The Foo Fighters new release In Your Honor has been touted by Dave Grohl as the definitive Foo album. Comparing it to Led Zeppelin's Physical Graffiti, Grohl claims this will be the album that all future fans can pick up for the complete essence of the Foo Fighters.
As if those ambitions weren't lofty enough, In Your Honor is a double album. Disc one is designed to include the most rocking and aggressive songs of the band's catalogue while disc two is the most gentle and dreamy. Ambition is essential for rock and roll; every great double album has been fueled by intense ambition, an overabundance of ego and maybe a hint of insane brilliance. A double album can be a triumph or a tragedy.
In Your Honor is a success on some levels but also very disappointing on others. Immediately, Grohl's vocals are in the forefront and whether he is screaming, crooning or whispering he remains engaging throughout and his vocals provide the consistent highlight through both discs. As good as his vocals are it seems like he forgot to write enough songs. This is most evident on the first disc. Every Foo Fighter album has been marked with a few outstanding songs and a clunker here and there. In Your Honor follows in this tradition but it seems like the clunkers have all fallen on disc one.
The "aggressive" disc is fairly aggressive, in Foo terms, but each song sounds too similar. Like a worker in a steel factory, Grohl can churn out songs but disc one feels like leftovers from his better songs. To put it in one word, generic. The title track, "DOA" and the Zeppelinesque "Hell" are highlights, if not completely memorable.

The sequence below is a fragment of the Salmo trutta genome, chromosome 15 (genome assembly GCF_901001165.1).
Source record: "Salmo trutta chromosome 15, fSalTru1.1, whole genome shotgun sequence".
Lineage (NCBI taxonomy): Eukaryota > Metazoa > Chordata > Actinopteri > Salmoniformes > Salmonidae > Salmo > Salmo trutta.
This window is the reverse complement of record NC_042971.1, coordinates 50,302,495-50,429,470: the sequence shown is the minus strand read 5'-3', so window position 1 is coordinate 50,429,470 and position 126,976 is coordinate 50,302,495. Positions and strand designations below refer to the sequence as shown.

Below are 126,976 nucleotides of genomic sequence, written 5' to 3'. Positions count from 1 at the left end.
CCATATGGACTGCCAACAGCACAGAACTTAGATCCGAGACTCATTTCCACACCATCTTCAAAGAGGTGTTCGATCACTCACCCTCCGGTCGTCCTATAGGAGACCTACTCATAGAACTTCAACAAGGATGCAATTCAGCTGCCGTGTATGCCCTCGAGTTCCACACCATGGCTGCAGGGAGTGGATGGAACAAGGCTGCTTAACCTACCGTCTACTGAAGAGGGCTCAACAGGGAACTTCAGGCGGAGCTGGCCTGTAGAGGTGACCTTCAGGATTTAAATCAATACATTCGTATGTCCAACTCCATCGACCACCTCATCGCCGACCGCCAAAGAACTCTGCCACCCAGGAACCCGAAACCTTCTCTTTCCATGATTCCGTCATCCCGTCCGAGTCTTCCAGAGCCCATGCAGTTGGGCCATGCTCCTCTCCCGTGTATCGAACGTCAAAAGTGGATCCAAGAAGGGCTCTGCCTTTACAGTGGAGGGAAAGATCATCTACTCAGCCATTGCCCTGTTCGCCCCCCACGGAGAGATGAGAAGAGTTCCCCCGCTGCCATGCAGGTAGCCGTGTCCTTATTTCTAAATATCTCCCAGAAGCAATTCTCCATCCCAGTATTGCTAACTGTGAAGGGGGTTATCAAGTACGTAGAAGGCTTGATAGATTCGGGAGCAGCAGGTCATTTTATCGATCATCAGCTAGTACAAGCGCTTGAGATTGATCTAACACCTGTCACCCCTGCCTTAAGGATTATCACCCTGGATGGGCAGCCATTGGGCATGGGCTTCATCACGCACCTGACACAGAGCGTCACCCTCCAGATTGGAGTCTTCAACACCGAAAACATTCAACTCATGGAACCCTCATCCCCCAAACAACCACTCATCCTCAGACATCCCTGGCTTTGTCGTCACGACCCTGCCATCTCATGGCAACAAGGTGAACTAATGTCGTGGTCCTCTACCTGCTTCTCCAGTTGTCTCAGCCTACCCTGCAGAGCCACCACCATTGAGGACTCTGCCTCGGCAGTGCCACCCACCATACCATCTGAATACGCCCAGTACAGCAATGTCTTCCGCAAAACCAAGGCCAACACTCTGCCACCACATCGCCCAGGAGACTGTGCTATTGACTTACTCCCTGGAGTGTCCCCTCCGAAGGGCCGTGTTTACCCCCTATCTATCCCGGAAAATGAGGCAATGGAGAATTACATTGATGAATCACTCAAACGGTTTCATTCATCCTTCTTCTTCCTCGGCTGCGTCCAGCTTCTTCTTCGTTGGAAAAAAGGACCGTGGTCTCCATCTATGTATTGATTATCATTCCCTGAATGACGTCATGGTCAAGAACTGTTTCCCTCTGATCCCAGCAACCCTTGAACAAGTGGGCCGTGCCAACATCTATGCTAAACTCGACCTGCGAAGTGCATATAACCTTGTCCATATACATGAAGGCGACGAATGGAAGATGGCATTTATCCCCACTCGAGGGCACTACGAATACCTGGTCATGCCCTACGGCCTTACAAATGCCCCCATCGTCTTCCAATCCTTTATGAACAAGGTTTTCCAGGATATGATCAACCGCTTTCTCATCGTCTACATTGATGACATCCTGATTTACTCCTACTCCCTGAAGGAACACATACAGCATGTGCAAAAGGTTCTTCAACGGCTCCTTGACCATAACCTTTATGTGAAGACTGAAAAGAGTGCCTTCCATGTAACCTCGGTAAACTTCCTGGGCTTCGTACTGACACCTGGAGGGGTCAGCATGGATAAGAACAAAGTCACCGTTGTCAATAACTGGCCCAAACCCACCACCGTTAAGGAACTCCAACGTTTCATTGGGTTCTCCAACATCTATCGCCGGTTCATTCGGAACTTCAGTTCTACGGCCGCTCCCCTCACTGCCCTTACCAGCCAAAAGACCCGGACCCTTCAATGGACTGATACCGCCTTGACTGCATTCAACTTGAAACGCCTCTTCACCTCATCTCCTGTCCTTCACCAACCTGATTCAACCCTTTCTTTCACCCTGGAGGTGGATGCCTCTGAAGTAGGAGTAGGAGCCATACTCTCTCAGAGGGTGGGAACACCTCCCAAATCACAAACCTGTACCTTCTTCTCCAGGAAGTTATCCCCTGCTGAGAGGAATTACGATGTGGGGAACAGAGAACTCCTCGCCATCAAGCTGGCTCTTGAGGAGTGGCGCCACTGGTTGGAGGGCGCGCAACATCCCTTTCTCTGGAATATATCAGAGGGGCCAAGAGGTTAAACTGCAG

Disc two fares much better, like the band actually showed up to put something into these songs. The acoustic guitar work is beautiful and Grohl's vocals are even better in this setting. The band stretches out on these songs, offering up something different from the typical acoustic ballads found on their previous albums. "Virginia Moon" with Nora Jones would have never fit on any prior Foo album but it is a highlight on this set.
Drummer Taylor Hawkins takes a turn at vocals on "Cold Day in the Sun", the kind of jangly pop rock REM used to do so well. Josh Homme returns a favor to Grohl playing guitar on album closer "Razor". Disc two is so varied and appealing that it may actually make up for disc one.
The Foo Fighters stretched themselves too thin to cover a double album. In Your Honor would have been leaps and bounds better if it were condensed to one disc that offered the cream of the crop. Sometimes ambition takes the place of good judgment. It looks like the definitive Foo album may still be on the horizon, but in the meantime we have another addition to the steady and generally pleasing career of the Foo Fighters. Here's hoping they can step up into the "essential" and "timeless" category that could be right at their fingertips.